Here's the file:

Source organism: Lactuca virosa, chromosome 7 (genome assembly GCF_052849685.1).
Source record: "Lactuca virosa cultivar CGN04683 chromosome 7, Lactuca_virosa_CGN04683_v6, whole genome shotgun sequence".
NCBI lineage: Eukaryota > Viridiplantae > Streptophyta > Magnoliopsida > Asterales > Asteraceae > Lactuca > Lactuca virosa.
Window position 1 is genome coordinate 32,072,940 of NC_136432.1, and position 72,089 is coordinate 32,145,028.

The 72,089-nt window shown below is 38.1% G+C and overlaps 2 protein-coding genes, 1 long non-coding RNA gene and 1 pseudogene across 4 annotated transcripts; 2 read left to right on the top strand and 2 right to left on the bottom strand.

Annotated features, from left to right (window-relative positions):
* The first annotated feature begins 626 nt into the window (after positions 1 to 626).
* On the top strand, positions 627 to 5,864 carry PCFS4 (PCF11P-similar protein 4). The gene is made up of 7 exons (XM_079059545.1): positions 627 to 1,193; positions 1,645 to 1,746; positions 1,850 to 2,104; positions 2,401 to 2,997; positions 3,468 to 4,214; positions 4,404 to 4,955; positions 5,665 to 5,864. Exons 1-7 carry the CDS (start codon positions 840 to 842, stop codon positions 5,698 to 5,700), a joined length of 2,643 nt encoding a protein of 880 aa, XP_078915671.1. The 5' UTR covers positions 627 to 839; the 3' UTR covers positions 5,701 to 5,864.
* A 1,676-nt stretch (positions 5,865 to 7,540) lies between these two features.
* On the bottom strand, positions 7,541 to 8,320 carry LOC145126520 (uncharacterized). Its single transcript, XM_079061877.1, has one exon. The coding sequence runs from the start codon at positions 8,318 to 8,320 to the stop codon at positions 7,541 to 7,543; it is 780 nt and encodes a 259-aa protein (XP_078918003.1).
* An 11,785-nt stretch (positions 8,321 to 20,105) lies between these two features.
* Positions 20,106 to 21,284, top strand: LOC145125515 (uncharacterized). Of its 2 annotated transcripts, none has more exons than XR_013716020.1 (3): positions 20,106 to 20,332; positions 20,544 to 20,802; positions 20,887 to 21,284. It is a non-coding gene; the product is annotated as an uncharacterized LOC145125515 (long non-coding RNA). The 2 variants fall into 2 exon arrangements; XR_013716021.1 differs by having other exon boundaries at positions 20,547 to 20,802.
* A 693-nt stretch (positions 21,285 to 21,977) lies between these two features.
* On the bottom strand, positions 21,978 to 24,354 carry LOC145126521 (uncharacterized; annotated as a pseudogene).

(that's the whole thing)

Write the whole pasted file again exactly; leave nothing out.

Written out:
Source organism: Lactuca virosa, chromosome 7 (genome assembly GCF_052849685.1).
Source record: "Lactuca virosa cultivar CGN04683 chromosome 7, Lactuca_virosa_CGN04683_v6, whole genome shotgun sequence".
NCBI lineage: Eukaryota > Viridiplantae > Streptophyta > Magnoliopsida > Asterales > Asteraceae > Lactuca > Lactuca virosa.
Window position 1 is genome coordinate 32,072,940 of NC_136432.1, and position 72,089 is coordinate 32,145,028.

The 72,089-nt window shown below is 38.1% G+C and overlaps 2 protein-coding genes, 1 long non-coding RNA gene and 1 pseudogene across 4 annotated transcripts; 2 read left to right on the top strand and 2 right to left on the bottom strand.

Annotated features, from left to right (window-relative positions):
* The first annotated feature begins 626 nt into the window (after positions 1 to 626).
* On the top strand, positions 627 to 5,864 carry PCFS4 (PCF11P-similar protein 4). The gene is made up of 7 exons (XM_079059545.1): positions 627 to 1,193; positions 1,645 to 1,746; positions 1,850 to 2,104; positions 2,401 to 2,997; positions 3,468 to 4,214; positions 4,404 to 4,955; positions 5,665 to 5,864. Exons 1-7 carry the CDS (start codon positions 840 to 842, stop codon positions 5,698 to 5,700), a joined length of 2,643 nt encoding a protein of 880 aa, XP_078915671.1. The 5' UTR covers positions 627 to 839; the 3' UTR covers positions 5,701 to 5,864.
* A 1,676-nt stretch (positions 5,865 to 7,540) lies between these two features.
* On the bottom strand, positions 7,541 to 8,320 carry LOC145126520 (uncharacterized). Its single transcript, XM_079061877.1, has one exon. The coding sequence runs from the start codon at positions 8,318 to 8,320 to the stop codon at positions 7,541 to 7,543; it is 780 nt and encodes a 259-aa protein (XP_078918003.1).
* An 11,785-nt stretch (positions 8,321 to 20,105) lies between these two features.
* Positions 20,106 to 21,284, top strand: LOC145125515 (uncharacterized). Of its 2 annotated transcripts, none has more exons than XR_013716020.1 (3): positions 20,106 to 20,332; positions 20,544 to 20,802; positions 20,887 to 21,284. It is a non-coding gene; the product is annotated as an uncharacterized LOC145125515 (long non-coding RNA). The 2 variants fall into 2 exon arrangements; XR_013716021.1 differs by having other exon boundaries at positions 20,547 to 20,802.
* A 693-nt stretch (positions 21,285 to 21,977) lies between these two features.
* On the bottom strand, positions 21,978 to 24,354 carry LOC145126521 (uncharacterized; annotated as a pseudogene).